Hypertension, tachycardia, flushing, and sweating are uncommon symptoms because epinephrine is rarely released from most neuroblastomas, since they lack the enzyme necessary for synthesis.

Only about one tenth of neuroblastoma are detected as an abdominal mass during a routine examination. The mass is ussually fixed,and firm.

Spontaneous rupture from hemorrhage into the tumor occurs very rarely and only in rapidly growing tumors.

There is a small subgroup of abdominal neuroblastomas arising near to the aortic bifurcation (commonly called organ of Zuckerkandl, O. Z.) to assess their biologic outcome and problems in diagnosis and therapy. The organ of Zuckerkandl comprises of a small mass of chromaffin cells derived from neural crest located along the aorta, beginning cranial to the superior mesenteric artery or renal arteries and extending to the level of the aortic bifurcation or just beyond. When neuroblastoma arises these small organs, normally not visible on radiographs, then it could cause compression of bowel or urine bladder (constipation, enuresis) [23].

Paraspinal tumors in the thoracic, abdominal, and pelvic regions are able to invade the spinal canal through the neural foramina ( dumbbell tumor) causing spinal cord compression and cause symptoms related to compression of nerve roots and spinal cord. The range of symptomatology includes subacute or acute paraplegia, bladder or bowel dysfunction, or less commonly radicular pain.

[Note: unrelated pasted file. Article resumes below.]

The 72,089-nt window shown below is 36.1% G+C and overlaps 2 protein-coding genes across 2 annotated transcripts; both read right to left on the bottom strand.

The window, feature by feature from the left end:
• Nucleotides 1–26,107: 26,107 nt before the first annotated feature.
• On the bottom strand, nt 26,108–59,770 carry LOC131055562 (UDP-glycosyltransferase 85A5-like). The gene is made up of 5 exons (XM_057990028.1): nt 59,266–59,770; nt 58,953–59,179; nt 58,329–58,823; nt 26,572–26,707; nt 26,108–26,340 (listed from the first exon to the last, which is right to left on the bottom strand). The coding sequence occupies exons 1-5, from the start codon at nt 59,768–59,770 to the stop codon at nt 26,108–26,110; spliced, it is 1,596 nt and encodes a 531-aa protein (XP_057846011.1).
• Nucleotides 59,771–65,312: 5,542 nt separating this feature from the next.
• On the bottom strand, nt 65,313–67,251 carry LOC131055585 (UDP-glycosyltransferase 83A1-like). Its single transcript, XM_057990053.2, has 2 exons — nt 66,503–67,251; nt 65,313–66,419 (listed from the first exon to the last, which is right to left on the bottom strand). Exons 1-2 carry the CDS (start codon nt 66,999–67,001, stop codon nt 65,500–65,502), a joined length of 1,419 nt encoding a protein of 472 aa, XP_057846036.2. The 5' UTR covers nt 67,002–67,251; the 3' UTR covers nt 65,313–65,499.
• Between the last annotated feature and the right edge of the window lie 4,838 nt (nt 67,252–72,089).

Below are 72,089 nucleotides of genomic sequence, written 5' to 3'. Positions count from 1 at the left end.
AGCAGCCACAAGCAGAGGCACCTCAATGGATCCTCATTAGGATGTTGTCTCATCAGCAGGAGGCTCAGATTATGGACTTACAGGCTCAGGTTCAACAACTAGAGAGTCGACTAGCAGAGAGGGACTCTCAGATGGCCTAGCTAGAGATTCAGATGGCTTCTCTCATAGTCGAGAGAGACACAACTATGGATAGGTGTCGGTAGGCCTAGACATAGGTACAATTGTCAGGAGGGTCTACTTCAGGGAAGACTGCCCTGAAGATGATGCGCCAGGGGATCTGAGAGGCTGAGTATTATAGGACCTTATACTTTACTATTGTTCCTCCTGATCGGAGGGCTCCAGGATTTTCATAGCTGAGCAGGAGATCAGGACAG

9. Paraneoplastic syndrome

Up to 2% of patients present with opsoclonus and myoclonus (OMS) (myoclonic jerking and random eye movements). Often have localized disease and a good long-term prognosis. Opsoclonus and myoclonus syndrome is manifested by rapid and chaotic eye movements, ataxia, and myoclonia. Most children with this syndrome have a favorable outcome with respect to their tumor, as this syndrome is correlated with an immune-mediated antitumor host response [24].

Autonomous tumor secretion of vasoactive intestinal peptide (VIP) is another paraneoplastic syndrome (Kerner-Morrison Syndrome) that is rarely associated with neuroblastoma. VIP secretion can cause abdominal distension and intractable secretory diarrhea with associated hypokalemia ; these symptoms usually resolve after removal of the tumor. chronic watery diarrhea preceded the diagnosis of the tumor; these patients were considered to have ‘‘Primary VIP secreting NTs.’’

10. Metastatic disease

NBL is associated with lymphatic and hematogenous metastatic disease.

Regional lymph node metastases are noted in 35% of patients with apparently localized tumors.

The most common sites for hematogenous spread are: bones (skull, long bones, ribs, vertebras),bone marrow, liver, skin and rarely brain or lungs.

Signs and symptoms of metastatic neuroblastoma include:

Pain and limping, sphenoid bone and retrobulbar tissue involvement causes orbital ecchymoses swelling and proptosis (raccoon face), infants present as irritable and fussy. Bone marrow involvement may result in pancytopenia. Respiratory distress may occur in young babies with Stage IVS (Ms) disease - due to enlarged liver. Skin or subcutaneous nodules are seen almost only in infants. These nodules are non-tender, bluish and mobile - called the “blueberry muffin sign”.


This work was supported by the project for the conceptual development of research organization 00064203.